While in Stage Fort Park in Gloucester in Massachusetts’s northern shore, there were several huge granite boulders that were covered with lichen. It was thus therefore required for me to bring out my macro lens and take photos of it. I love lichen. I love granite. I love lichen on granite.
While in Boston for a few days, my friend Kristen said I need to get out the city and see Massachusetts’s northern shore. I think she was hunting lighthouses, but I was just looking for pretty views and classic New England. We found all of that visiting Gloucester and Rockport.
I have this thing for bridges. I love them. However, I have a particular thing for cable-stayed bridges. They are my favorite. I love the simplicity of them. They are modern, sleek, functional, graceful, and gorgeous, all at the same time. Boston has a cable-stayed bridge right next to downtown, the Leonard P. Zakim Bunker Hill Bridge, by which I-93 crosses the Charles River. So naturally, while in Boston, I took a lot of photos of this bridge. Here are just a few.
While in Boston, I walked the entire 2.5-mile Freedom Trail. It is a nice walk except for avoiding all the street construction. I have to admit also, as a tourist, it is nice not to really have to check a map, but rather just follow a red brick path in the sidewalks. I previously posted photos of the Massachusetts State House and the Bunker Hill Monument. Here are a few more photos from sites and just views along the Freedom Trail.
A brief explanation of why I am posting the below photo. There is a T (subway) train station right below the Old State House, with an entrance through the building. As an engineer, I find this amazing. Consider how old the building is and the studies of the building that must have occurred to determine it could handle both the space being dug out of its foundation and also the ability to take vibrations from the subway and people going in and out of it.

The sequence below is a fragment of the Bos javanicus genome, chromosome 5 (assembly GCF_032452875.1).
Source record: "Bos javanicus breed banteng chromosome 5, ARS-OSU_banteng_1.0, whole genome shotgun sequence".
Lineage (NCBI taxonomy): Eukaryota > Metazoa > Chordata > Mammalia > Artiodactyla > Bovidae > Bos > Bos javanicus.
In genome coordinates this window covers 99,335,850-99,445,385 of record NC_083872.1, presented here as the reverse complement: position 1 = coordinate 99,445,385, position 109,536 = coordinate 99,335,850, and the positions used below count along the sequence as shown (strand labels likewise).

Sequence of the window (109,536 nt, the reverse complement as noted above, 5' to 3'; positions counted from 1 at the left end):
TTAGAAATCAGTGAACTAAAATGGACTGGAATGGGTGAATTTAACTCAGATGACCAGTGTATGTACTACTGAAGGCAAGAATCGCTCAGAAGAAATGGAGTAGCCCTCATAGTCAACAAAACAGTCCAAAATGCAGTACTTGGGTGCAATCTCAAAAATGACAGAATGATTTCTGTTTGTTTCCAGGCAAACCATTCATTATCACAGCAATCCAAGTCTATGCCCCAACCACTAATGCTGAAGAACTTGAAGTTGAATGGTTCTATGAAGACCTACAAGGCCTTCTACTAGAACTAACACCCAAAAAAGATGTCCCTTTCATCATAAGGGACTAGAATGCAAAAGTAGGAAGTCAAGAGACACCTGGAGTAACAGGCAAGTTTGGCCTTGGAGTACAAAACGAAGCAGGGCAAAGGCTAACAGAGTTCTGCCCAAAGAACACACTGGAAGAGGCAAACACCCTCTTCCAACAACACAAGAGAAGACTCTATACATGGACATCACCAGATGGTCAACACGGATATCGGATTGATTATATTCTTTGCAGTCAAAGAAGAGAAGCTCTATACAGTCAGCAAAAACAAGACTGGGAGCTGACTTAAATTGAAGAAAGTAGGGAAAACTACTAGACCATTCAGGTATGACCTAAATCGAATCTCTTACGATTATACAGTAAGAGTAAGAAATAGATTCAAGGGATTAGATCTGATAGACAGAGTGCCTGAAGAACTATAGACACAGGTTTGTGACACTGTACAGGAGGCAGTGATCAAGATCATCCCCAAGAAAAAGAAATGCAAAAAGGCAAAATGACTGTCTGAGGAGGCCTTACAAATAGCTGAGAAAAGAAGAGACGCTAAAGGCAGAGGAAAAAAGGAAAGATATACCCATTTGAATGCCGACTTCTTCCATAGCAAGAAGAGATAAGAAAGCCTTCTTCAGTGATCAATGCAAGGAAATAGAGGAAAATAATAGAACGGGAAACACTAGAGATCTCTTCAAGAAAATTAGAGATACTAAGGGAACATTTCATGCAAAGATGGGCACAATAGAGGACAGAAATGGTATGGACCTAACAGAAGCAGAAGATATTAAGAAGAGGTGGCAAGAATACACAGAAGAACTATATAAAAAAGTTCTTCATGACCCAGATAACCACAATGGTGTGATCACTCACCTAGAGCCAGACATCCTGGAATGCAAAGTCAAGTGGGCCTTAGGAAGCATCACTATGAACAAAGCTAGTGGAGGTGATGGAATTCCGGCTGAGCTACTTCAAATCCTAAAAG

I was in Boston for a few days, and I decided to walk the Freedom Trail. I got to the Bunker Hill Monument, and I was told I should go to the top because the views are great. This seemed like a perfectly good reason to climb 294 steps. My legs afterwards had some thoughts on this idea. Anyway, here are some photos from the top, so you don’t have to climb it.
I have a goal to visit all 50 state houses. I am in Boston for a few days, so I was able to visit the Massachusetts State House. The State House is very pretty with a whole lot of marble. There is a definite sea theme in it, with waves and fish in many different areas. There is a large fish in both the House of Representatives and the Senate Chamber. The main portion (or pretty area as one worker there called it), is smaller than I originally thought it would be. However I guess the actual working area is generally more functional, not as pretty.
I’m in Boston, and my friend Kristen, who lives here now, tells me there is something I have to see. Kristen knows me really well. She knows I am a member of the New York Transit Museum and a transit nerd. She says I have to visit Boston’s Transit Museum. Boston has a transit museum? No, but they seem to have unofficially made a tiny but not really accessible one that can be visited for the cost of a T ride. Go to the Boylston Station on the inbound side tracks, and that is the Boston “Transit Museum.” How permanent the exhibit is, I have no idea, but there are two old streetcars parked there. They are behind a huge fence, so it is difficult to get photos, but they are kind of cool to see.